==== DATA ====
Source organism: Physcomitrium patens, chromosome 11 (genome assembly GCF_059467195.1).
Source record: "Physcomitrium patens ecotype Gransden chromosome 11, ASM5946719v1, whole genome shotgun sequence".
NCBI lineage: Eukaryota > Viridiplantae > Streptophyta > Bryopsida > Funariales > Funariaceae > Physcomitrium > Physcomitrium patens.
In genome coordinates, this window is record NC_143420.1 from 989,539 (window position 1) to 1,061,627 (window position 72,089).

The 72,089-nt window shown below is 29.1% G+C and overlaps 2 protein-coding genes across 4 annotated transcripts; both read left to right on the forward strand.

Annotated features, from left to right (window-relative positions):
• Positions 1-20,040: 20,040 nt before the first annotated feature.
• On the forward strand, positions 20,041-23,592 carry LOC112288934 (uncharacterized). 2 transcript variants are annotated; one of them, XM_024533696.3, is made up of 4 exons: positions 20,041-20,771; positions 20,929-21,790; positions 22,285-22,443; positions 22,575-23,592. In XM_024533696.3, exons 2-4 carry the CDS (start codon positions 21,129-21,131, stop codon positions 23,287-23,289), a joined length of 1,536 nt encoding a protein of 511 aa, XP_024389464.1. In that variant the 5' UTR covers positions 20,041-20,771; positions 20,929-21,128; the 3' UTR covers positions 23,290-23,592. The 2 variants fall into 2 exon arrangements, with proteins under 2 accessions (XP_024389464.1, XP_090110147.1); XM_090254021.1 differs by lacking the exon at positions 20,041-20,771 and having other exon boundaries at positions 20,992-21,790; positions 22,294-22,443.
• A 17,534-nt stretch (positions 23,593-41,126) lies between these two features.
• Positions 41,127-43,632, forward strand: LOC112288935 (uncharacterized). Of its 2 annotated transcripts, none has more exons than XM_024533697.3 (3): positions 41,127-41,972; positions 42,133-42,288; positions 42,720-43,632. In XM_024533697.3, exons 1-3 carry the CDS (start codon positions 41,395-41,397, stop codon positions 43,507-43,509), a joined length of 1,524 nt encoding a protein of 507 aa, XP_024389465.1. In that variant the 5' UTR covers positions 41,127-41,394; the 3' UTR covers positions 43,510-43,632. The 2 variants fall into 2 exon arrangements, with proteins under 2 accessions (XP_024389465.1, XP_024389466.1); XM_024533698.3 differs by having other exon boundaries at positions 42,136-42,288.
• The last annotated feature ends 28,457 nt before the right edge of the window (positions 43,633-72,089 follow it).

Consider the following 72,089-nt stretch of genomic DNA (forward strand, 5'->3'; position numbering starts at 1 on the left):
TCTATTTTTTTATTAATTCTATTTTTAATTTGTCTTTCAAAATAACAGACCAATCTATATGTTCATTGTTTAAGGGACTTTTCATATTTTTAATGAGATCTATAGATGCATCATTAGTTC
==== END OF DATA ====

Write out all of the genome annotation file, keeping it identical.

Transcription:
Source organism: Physcomitrium patens, chromosome 11 (genome assembly GCF_059467195.1).
Source record: "Physcomitrium patens ecotype Gransden chromosome 11, ASM5946719v1, whole genome shotgun sequence".
NCBI lineage: Eukaryota > Viridiplantae > Streptophyta > Bryopsida > Funariales > Funariaceae > Physcomitrium > Physcomitrium patens.
In genome coordinates, this window is record NC_143420.1 from 989,539 (window position 1) to 1,061,627 (window position 72,089).

The 72,089-nt window shown below is 29.1% G+C and overlaps 2 protein-coding genes across 4 annotated transcripts; both read left to right on the forward strand.

Annotated features, from left to right (window-relative positions):
• Positions 1-20,040: 20,040 nt before the first annotated feature.
• On the forward strand, positions 20,041-23,592 carry LOC112288934 (uncharacterized). 2 transcript variants are annotated; one of them, XM_024533696.3, is made up of 4 exons: positions 20,041-20,771; positions 20,929-21,790; positions 22,285-22,443; positions 22,575-23,592. In XM_024533696.3, exons 2-4 carry the CDS (start codon positions 21,129-21,131, stop codon positions 23,287-23,289), a joined length of 1,536 nt encoding a protein of 511 aa, XP_024389464.1. In that variant the 5' UTR covers positions 20,041-20,771; positions 20,929-21,128; the 3' UTR covers positions 23,290-23,592. The 2 variants fall into 2 exon arrangements, with proteins under 2 accessions (XP_024389464.1, XP_090110147.1); XM_090254021.1 differs by lacking the exon at positions 20,041-20,771 and having other exon boundaries at positions 20,992-21,790; positions 22,294-22,443.
• A 17,534-nt stretch (positions 23,593-41,126) lies between these two features.
• Positions 41,127-43,632, forward strand: LOC112288935 (uncharacterized). Of its 2 annotated transcripts, none has more exons than XM_024533697.3 (3): positions 41,127-41,972; positions 42,133-42,288; positions 42,720-43,632. In XM_024533697.3, exons 1-3 carry the CDS (start codon positions 41,395-41,397, stop codon positions 43,507-43,509), a joined length of 1,524 nt encoding a protein of 507 aa, XP_024389465.1. In that variant the 5' UTR covers positions 41,127-41,394; the 3' UTR covers positions 43,510-43,632. The 2 variants fall into 2 exon arrangements, with proteins under 2 accessions (XP_024389465.1, XP_024389466.1); XM_024533698.3 differs by having other exon boundaries at positions 42,136-42,288.
• The last annotated feature ends 28,457 nt before the right edge of the window (positions 43,633-72,089 follow it).

Consider the following 72,089-nt stretch of genomic DNA (forward strand, 5'->3'; position numbering starts at 1 on the left):
TCTATTTTTTTATTAATTCTATTTTTAATTTGTCTTTCAAAATAACAGACCAATCTATATGTTCATTGTTTAAGGGACTTTTCATATTTTTAATGAGATCTATAGATGCATCATTAGTTC